Fossils on Friday – Crossbedding & Horizontal Deposition Pt 2!

Hello and welcome back to Fossils on Friday!

If you remember last week’s post, we began discussing the concept of horizontal deposition, and the implications it has for both geology, and crossbedding. This week we will focus on the concept of horizontal depositon, and how it works.

Remember the analogy I used last week about a river, or beach with waves? The water flows along horizontally, carrying sediment with it. Now, the faster the water moves, the larger the particles of sediment can be. This is important because in some cases, such as Budleigh Salterton, the sediment particles can be very large pebbles!

And in Australia, near Uluru (Ayer’s Rock), the sediment particles are enormous boulders! Wow! The water must have been travelling very fast for it to be able to move something that big!

The speed of the water also determines the total amount of sediment that the water can carry. Faster water can carry more sediment in its flow than slower water. So if you see a large water-laid deposit of rocks with large boulders mixed in, then you know that there was a lot of water, and it was flowing very fast indeed!

There are several experiments that can be done to show how this all works. Creation Research has designed many of these, and ran them in Jurassic Ark, the outdoor Creation Museum in Australia. These will be replicated for the UK museums in the future – so come and visit us when they’re up and running!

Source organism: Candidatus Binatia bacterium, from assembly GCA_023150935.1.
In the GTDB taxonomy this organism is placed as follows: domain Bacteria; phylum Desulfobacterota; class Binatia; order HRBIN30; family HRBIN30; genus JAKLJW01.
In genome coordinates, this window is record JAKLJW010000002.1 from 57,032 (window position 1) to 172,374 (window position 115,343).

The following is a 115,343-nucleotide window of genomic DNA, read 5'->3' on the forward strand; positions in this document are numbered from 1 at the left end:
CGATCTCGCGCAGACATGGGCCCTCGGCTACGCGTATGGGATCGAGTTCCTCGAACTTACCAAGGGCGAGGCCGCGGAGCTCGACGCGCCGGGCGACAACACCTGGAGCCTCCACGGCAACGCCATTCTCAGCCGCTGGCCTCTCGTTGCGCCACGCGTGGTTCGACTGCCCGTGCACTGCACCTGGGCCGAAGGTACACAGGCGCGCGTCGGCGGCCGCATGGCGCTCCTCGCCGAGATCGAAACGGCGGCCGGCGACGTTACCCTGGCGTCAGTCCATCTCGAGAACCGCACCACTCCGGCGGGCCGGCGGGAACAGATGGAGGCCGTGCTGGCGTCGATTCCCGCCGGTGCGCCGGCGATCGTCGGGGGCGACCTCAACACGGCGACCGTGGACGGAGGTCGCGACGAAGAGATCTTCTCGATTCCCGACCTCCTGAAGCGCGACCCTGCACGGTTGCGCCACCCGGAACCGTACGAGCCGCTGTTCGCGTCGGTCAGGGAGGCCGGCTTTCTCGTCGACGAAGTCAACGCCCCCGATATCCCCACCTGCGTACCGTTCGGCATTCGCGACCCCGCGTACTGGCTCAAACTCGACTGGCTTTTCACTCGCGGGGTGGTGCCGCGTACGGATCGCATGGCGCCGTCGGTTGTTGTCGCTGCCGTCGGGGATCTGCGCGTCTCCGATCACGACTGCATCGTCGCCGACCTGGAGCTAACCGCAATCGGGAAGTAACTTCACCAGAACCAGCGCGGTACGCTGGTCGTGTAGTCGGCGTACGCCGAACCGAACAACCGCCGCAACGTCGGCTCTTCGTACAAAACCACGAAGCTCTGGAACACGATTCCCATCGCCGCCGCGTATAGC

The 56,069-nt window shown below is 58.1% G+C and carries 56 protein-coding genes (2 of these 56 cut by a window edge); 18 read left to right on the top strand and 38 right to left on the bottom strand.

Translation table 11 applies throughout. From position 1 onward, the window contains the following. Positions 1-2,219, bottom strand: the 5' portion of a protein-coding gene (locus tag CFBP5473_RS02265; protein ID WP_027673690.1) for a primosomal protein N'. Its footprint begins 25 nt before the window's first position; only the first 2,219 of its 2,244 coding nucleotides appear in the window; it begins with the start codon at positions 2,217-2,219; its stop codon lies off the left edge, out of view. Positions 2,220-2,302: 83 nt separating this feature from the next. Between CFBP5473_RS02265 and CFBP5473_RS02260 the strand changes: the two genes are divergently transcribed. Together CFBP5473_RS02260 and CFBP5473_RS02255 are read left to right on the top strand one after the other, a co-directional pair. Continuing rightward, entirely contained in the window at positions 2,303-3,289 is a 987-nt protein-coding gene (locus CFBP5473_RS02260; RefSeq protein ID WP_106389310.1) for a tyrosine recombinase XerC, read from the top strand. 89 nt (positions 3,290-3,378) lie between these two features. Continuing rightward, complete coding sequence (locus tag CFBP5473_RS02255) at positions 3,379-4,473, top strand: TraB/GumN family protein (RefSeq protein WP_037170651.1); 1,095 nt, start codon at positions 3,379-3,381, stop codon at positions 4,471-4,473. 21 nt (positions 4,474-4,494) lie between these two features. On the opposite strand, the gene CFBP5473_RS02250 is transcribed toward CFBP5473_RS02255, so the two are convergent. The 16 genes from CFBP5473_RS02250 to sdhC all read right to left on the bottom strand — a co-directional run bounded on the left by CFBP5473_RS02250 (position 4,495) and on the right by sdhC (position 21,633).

In 2018, I spent many hours working with a rocket scientist (yes, he really did design rockets!) called Clem on our ‘Flood Strata Machine – Mark #10’. The results were quite amazing…..

The structure went like this:

The machine consists of a long flume that slopes slightly downwards. At the base on the floor there is a bathtub filled with a mixture of sand and sediment – mineral & quartz sands. There is a ‘venturi pump’ in the bathtub which sucks up sediment and takes it up pipes to the top of the flume.

It’s then washed into the top of the flume, the water & sediment mixture then runs down to the bottom of the flume, and flows out the end. Just like a river.

After a few minutes, something remarkable begins to happen. Sediment begins to build up – but not one-on-top-of-the-other, but horizontally, with sediment forming sideways along the flume!

Using this method, we have been able to replicate every single geological formation and structure seen in the real world – but on a much smaller scale!

For a closer look, watch some of these videos below, and see some of the examples in action:

An example of the sediment being formed from right – left, horizontally.
Another close-up example of the flume in action.

Here is a longer video of Jurassic Ark in general, but it has a very good segment on the Strata Machines in which you can see very clearly the sediment being deposited sideways, horizontally as it goes along in a flow.

Ok, so – we can see that sediment forms sideways in our flume machines. But is there an example from the real world where this can be seen. The answer is yes – several! But that’s for next week…..

If you want to go into more detail, here is the link to a multi-part report on the strata machine experiments, and what can be learned from them. STRATA EXPERIMENTS